If you don’t let go, you’ll get dragged. As humans, we strive, we grasp, we control, we grab anything and everything, and refuse to let go unless it’s taken from our hands. This is America. We never surrender, never stop, and Die Hard. Because of this attitude, when someone or something precious to us — a pillar of our lives– has been ripped from us, it threatens to obliterate us.
When we’re obliterated, the things we already know aren’t accessible to us. We’re lost in the woods in the dark, with no flashlight. We can’t remember how we got here, much less, how to get out. We no longer know who we are without this person, dream, talent, possession, etc.
For example, I had two treasures that were the two halves of me, I thought, and temporarily lost them both. All that was left of me was weeping pieces. I was erased.
I ‘m a lawyer. Translation: fast on my feet, at ease verbally, sometimes insufferable, love a challenge, incapable of being intimidated, tough and strong. I liked those traits. But, on December 6, 2012, all of that changed, and the fearless part of me was erased, along with my short- term memory, my ability to drive without panic attacks, and my identity.
I was stopped at the yield sign at the 290 and I 35 interchange. Someone hit me from behind, going 50 mph, and I felt my brain shake in my head. I don’t remember much else except looking up at the 18-year-old with no insurance who was driving her grandmother’s car without her permission asking if I was ok. As a typical American, I said “sure”. I was tough and strong. By the next day, my way of being in the world vanished. I was the Scarecrow needing the Wizard of OZ to give me back my brain. That was 8 years ago. This year, I got my memory back, but have still felt lost.
God wasn’t finished with the tour de force in which he had me enrolled.
I was a concert pianist. If there was any place with a baby grand or grand piano, I would sit down and run through my repertoire, compiled through my 11 years of piano lessons. It was my meditation and peace. It was the gentle other side of the hard- charging warrior persona. I needed it to feel whole.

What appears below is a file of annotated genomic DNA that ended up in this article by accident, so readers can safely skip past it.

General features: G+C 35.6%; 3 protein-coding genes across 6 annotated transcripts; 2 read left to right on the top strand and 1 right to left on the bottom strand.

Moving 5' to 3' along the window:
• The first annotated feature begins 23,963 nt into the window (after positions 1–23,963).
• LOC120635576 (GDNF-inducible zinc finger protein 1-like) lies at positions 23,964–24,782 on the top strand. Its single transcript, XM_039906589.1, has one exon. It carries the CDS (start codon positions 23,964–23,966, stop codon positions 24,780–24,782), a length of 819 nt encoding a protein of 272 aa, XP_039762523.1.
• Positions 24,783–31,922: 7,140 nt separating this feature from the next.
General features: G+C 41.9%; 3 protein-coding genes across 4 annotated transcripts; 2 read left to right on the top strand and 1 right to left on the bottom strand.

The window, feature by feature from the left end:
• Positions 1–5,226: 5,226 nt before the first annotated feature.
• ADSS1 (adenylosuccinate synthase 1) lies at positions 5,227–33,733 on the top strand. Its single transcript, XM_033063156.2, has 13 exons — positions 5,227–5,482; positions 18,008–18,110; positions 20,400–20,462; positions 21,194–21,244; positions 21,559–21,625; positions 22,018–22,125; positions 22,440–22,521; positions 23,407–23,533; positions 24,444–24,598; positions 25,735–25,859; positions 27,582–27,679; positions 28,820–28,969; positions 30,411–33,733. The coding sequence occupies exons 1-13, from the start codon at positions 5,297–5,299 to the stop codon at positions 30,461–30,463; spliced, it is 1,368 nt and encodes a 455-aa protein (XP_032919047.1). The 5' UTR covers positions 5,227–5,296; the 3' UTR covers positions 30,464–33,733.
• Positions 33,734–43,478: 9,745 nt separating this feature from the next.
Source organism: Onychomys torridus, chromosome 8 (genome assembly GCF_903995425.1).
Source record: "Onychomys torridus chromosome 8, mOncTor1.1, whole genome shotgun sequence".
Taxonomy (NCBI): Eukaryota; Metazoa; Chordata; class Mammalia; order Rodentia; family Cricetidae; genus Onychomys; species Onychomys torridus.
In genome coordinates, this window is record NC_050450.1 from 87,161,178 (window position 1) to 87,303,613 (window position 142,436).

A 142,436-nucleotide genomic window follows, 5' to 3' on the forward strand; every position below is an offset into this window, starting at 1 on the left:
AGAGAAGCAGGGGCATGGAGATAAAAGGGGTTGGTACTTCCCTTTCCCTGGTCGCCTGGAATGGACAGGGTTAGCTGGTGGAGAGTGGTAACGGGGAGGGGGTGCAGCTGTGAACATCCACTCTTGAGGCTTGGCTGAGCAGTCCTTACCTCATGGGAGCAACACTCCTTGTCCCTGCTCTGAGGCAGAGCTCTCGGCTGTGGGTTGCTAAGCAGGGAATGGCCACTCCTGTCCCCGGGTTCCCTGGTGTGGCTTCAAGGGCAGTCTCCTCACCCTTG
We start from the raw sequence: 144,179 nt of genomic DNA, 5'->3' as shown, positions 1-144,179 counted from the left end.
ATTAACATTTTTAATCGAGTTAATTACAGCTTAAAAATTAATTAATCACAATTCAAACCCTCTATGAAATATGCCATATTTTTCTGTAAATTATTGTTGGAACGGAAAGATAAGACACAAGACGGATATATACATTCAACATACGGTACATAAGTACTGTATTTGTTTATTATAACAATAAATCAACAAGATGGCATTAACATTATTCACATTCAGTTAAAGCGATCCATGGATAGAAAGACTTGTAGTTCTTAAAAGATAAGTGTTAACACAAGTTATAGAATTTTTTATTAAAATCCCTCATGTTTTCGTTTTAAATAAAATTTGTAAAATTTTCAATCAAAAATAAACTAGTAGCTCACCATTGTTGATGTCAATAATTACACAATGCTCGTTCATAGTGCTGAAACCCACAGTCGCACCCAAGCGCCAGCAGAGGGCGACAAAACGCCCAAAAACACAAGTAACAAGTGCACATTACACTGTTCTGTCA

In October of 2018, I fell and shattered my hand, and it mended in such a way that my fingers couldn’t move across the keyboard. So, here I was without my familiar touchstones to guide me back to myself.
But, these “essential” parts of my history were hiding something more important I couldn’t see until the obstacle—me–was removed.
When we’re obliterated and detoured, the only thing to do is retrace our own footsteps. The people God puts in our lives are no accident. Only very recently through the perceptions of my wonderful friend, Anita, did I get a glimpse of the truth and the purpose of this detour.
She’s an Enneagram Yoda, and assessed me as a 4. But this wasn’t who I thought I was. I was strong and tough! I was objective and analytical. I had these skills, but they were not who I was. What I lost was my crutch, and what I received was the gift back of my true identity.
For a 4 to be happy and optimally functional, she must live from the heart. That’s where her confidence comes from. But I’d been living in my head since law school! How insane. My heart had been starving for decades.
I received a course correction, and a reminder the part about being a lawyer that I loved didn’t come from a fancy law school or prestigious law practice. It came from my childhood dinner table! Some law professor didn’t give me my gift of oratory, debate, or confidence. My parents did! It’s always about relationships, isn’t it?
The piano was always calling me back to my heart, back to myself, back to vulnerabilities, out of my intellect. It took losing it, to shed what Thomas Merton calls “the false self.”
So, who we think we are, often isn’t even close. We put on “temporary costumes” * to cope with loss, change, and the ambiguous nature of life, and then forget we’re wearing them. In doing so we refuse to surrender to something bigger than us, something better to our own true selves.
Our hearts are our North Star, if we don’t let loss and confusion blind us to what’s been in front of our faces all along.
We may pray for divine intervention and look for grandiose flashes in the sky as an answer. But, the answers inhabit the everyday miracles in life right now—friends. Music. Even lawyers. Pianos. The things we have that we love call us back to ourselves and the world with renewed purpose and vigor. Above all else guard your heart, for it’s the wellspring of life.
So, tell me, who are you?
*Richard Rohr, The Universal Christ.